Nesting Time Impact on 'Ae'o Nest Depredation

IMG_0087.JPG
img-1331_1_orig.jpg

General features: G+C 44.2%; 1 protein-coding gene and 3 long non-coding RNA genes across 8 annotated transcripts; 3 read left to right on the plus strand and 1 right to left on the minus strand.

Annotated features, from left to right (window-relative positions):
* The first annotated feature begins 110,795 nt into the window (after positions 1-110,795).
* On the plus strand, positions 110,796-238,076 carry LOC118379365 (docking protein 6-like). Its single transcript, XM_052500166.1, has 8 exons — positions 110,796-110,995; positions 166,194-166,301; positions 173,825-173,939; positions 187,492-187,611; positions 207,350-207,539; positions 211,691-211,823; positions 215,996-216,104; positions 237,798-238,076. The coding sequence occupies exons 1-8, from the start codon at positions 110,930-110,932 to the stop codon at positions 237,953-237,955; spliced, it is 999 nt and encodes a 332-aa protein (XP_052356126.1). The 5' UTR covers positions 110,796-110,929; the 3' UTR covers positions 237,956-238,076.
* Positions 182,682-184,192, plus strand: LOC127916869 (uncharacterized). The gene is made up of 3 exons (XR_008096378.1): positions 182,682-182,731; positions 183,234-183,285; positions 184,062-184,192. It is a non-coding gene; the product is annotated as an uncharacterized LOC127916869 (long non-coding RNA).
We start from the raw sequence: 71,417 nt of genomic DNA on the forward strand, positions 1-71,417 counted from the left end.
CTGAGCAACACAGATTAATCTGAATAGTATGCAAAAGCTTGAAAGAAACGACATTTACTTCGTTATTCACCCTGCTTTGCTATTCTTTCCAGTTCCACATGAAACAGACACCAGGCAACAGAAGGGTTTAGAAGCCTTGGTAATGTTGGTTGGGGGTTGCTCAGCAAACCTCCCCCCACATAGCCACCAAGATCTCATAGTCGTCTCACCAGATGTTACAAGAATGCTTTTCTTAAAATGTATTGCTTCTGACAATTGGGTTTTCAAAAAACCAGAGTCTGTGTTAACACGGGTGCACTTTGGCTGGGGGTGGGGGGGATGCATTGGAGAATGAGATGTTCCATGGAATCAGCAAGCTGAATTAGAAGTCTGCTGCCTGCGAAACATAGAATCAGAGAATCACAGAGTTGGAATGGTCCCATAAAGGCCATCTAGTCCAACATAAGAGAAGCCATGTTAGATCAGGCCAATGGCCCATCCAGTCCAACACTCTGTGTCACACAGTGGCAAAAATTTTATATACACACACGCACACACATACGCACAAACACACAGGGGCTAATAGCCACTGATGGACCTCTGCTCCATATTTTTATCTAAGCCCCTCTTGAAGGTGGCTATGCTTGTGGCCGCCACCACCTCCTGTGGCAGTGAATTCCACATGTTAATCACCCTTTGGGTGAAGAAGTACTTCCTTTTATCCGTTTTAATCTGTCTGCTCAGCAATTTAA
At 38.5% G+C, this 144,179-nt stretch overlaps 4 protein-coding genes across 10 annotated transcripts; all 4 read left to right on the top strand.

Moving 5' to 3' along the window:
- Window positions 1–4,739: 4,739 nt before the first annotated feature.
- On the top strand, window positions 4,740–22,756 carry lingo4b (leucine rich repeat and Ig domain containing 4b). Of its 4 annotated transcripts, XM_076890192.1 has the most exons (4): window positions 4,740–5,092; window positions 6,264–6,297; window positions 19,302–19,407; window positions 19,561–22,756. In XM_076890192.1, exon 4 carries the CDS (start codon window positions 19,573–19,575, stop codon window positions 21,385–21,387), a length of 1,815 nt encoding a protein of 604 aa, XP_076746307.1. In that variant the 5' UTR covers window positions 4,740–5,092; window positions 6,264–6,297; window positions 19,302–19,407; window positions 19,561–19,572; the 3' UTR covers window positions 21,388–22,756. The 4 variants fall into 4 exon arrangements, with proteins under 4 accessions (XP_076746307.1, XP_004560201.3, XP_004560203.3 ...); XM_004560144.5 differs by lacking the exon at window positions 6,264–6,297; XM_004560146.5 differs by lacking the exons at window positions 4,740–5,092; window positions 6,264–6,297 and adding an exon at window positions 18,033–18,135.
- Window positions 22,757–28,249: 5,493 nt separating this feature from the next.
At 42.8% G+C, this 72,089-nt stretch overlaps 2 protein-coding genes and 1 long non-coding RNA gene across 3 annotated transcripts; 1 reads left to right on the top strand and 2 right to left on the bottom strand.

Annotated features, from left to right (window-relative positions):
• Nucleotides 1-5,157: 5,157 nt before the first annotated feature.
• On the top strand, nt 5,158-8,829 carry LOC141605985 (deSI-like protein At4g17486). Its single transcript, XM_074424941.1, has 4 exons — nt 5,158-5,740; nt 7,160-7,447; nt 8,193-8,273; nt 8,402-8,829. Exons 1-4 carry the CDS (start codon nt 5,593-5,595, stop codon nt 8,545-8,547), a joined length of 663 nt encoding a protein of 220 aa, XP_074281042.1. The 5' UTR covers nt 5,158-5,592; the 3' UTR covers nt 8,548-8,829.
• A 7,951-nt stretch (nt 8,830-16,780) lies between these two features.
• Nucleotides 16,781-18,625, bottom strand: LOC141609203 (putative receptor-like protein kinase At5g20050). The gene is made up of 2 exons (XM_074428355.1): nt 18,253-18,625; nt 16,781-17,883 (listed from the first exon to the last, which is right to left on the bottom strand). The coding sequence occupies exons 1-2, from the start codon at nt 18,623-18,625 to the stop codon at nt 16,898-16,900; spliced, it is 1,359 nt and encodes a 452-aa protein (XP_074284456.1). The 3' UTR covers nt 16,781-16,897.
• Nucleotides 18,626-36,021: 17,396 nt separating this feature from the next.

In this study we found that stilts preferred shorter vegetation and preferred to nest in Pickleweed (Batis maritima) and Water Hyssop (Bacopa monnieri) rather than other available plant species. However, nest-site characteristics, such as vegetation height and distance to water, did not have an impact on depredation risk. Early nests had a higher chance of survival than late nests, and the number of depredated nests peaked later in the nesting season. Introduced mammals were the primary nest predators. Increasing predator control later in the Hawaiian Stilt nesting season, particularly for mammalian predators, may increase nest survival of later nesters. Our study suggests that, despite longer nesting seasons and year-round occupation of wetlands, early nesters in subtropical regions may have higher nest survival than late nesters, similar to trends observed in temperate regions.